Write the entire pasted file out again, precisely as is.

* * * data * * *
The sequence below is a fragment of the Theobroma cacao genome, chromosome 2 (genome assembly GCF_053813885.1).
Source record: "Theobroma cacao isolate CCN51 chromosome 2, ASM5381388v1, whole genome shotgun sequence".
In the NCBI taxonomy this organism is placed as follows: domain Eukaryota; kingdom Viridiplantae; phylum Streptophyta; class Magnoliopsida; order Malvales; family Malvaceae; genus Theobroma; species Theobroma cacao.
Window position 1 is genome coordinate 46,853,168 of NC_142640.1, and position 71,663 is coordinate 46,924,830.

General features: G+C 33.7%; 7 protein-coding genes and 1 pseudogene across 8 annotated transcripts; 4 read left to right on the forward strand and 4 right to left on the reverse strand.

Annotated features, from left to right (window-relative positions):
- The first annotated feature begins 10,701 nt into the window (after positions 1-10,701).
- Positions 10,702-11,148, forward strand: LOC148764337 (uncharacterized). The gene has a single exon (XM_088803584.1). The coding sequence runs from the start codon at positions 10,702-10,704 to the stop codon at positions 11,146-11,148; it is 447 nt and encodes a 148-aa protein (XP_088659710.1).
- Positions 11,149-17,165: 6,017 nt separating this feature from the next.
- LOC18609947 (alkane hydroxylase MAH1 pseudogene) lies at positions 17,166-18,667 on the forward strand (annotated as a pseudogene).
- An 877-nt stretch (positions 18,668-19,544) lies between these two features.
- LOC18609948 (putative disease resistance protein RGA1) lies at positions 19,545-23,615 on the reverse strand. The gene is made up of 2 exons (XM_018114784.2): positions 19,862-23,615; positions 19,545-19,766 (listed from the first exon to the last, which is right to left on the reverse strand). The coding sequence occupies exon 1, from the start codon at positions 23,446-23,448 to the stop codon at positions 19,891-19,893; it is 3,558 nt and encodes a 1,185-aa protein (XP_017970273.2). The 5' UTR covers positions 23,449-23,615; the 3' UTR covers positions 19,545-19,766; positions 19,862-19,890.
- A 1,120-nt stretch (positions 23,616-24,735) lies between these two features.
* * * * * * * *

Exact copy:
The sequence below is a fragment of the Theobroma cacao genome, chromosome 2 (genome assembly GCF_053813885.1).
Source record: "Theobroma cacao isolate CCN51 chromosome 2, ASM5381388v1, whole genome shotgun sequence".
In the NCBI taxonomy this organism is placed as follows: domain Eukaryota; kingdom Viridiplantae; phylum Streptophyta; class Magnoliopsida; order Malvales; family Malvaceae; genus Theobroma; species Theobroma cacao.
Window position 1 is genome coordinate 46,853,168 of NC_142640.1, and position 71,663 is coordinate 46,924,830.

General features: G+C 33.7%; 7 protein-coding genes and 1 pseudogene across 8 annotated transcripts; 4 read left to right on the forward strand and 4 right to left on the reverse strand.

Annotated features, from left to right (window-relative positions):
- The first annotated feature begins 10,701 nt into the window (after positions 1-10,701).
- Positions 10,702-11,148, forward strand: LOC148764337 (uncharacterized). The gene has a single exon (XM_088803584.1). The coding sequence runs from the start codon at positions 10,702-10,704 to the stop codon at positions 11,146-11,148; it is 447 nt and encodes a 148-aa protein (XP_088659710.1).
- Positions 11,149-17,165: 6,017 nt separating this feature from the next.
- LOC18609947 (alkane hydroxylase MAH1 pseudogene) lies at positions 17,166-18,667 on the forward strand (annotated as a pseudogene).
- An 877-nt stretch (positions 18,668-19,544) lies between these two features.
- LOC18609948 (putative disease resistance protein RGA1) lies at positions 19,545-23,615 on the reverse strand. The gene is made up of 2 exons (XM_018114784.2): positions 19,862-23,615; positions 19,545-19,766 (listed from the first exon to the last, which is right to left on the reverse strand). The coding sequence occupies exon 1, from the start codon at positions 23,446-23,448 to the stop codon at positions 19,891-19,893; it is 3,558 nt and encodes a 1,185-aa protein (XP_017970273.2). The 5' UTR covers positions 23,449-23,615; the 3' UTR covers positions 19,545-19,766; positions 19,862-19,890.
- A 1,120-nt stretch (positions 23,616-24,735) lies between these two features.